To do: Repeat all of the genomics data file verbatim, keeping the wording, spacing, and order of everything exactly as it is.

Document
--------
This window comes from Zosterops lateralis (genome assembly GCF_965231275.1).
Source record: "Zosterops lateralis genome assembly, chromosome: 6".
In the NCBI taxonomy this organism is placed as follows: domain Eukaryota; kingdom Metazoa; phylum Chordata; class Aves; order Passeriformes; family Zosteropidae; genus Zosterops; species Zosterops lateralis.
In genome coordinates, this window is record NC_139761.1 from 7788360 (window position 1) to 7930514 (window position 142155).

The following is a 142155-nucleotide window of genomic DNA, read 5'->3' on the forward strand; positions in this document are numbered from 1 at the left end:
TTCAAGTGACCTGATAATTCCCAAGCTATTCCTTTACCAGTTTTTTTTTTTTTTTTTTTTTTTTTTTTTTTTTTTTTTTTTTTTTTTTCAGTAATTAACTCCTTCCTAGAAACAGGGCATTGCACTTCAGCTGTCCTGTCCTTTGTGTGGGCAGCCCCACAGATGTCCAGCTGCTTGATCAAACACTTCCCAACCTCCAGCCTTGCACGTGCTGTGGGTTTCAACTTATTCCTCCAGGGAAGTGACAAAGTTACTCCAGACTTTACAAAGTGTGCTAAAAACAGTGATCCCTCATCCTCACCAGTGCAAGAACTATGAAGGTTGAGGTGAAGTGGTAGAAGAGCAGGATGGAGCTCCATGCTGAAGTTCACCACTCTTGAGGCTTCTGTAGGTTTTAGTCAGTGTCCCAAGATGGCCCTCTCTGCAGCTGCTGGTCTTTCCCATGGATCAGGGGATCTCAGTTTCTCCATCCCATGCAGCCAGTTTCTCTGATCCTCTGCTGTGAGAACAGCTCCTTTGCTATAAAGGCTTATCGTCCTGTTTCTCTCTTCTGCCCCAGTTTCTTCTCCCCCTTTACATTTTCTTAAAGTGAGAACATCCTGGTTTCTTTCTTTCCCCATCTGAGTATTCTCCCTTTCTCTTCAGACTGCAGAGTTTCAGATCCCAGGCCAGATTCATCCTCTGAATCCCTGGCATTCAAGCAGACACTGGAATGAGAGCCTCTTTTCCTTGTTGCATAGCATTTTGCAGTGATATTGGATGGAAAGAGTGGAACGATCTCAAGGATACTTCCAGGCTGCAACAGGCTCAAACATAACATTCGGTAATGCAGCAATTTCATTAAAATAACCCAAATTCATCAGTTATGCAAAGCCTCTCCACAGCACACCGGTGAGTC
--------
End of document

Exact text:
This window comes from Zosterops lateralis (genome assembly GCF_965231275.1).
Source record: "Zosterops lateralis genome assembly, chromosome: 6".
In the NCBI taxonomy this organism is placed as follows: domain Eukaryota; kingdom Metazoa; phylum Chordata; class Aves; order Passeriformes; family Zosteropidae; genus Zosterops; species Zosterops lateralis.
In genome coordinates, this window is record NC_139761.1 from 7788360 (window position 1) to 7930514 (window position 142155).

The following is a 142155-nucleotide window of genomic DNA, read 5'->3' on the forward strand; positions in this document are numbered from 1 at the left end:
TTCAAGTGACCTGATAATTCCCAAGCTATTCCTTTACCAGTTTTTTTTTTTTTTTTTTTTTTTTTTTTTTTTTTTTTTTTTTTTTTTTCAGTAATTAACTCCTTCCTAGAAACAGGGCATTGCACTTCAGCTGTCCTGTCCTTTGTGTGGGCAGCCCCACAGATGTCCAGCTGCTTGATCAAACACTTCCCAACCTCCAGCCTTGCACGTGCTGTGGGTTTCAACTTATTCCTCCAGGGAAGTGACAAAGTTACTCCAGACTTTACAAAGTGTGCTAAAAACAGTGATCCCTCATCCTCACCAGTGCAAGAACTATGAAGGTTGAGGTGAAGTGGTAGAAGAGCAGGATGGAGCTCCATGCTGAAGTTCACCACTCTTGAGGCTTCTGTAGGTTTTAGTCAGTGTCCCAAGATGGCCCTCTCTGCAGCTGCTGGTCTTTCCCATGGATCAGGGGATCTCAGTTTCTCCATCCCATGCAGCCAGTTTCTCTGATCCTCTGCTGTGAGAACAGCTCCTTTGCTATAAAGGCTTATCGTCCTGTTTCTCTCTTCTGCCCCAGTTTCTTCTCCCCCTTTACATTTTCTTAAAGTGAGAACATCCTGGTTTCTTTCTTTCCCCATCTGAGTATTCTCCCTTTCTCTTCAGACTGCAGAGTTTCAGATCCCAGGCCAGATTCATCCTCTGAATCCCTGGCATTCAAGCAGACACTGGAATGAGAGCCTCTTTTCCTTGTTGCATAGCATTTTGCAGTGATATTGGATGGAAAGAGTGGAACGATCTCAAGGATACTTCCAGGCTGCAACAGGCTCAAACATAACATTCGGTAATGCAGCAATTTCATTAAAATAACCCAAATTCATCAGTTATGCAAAGCCTCTCCACAGCACACCGGTGAGTC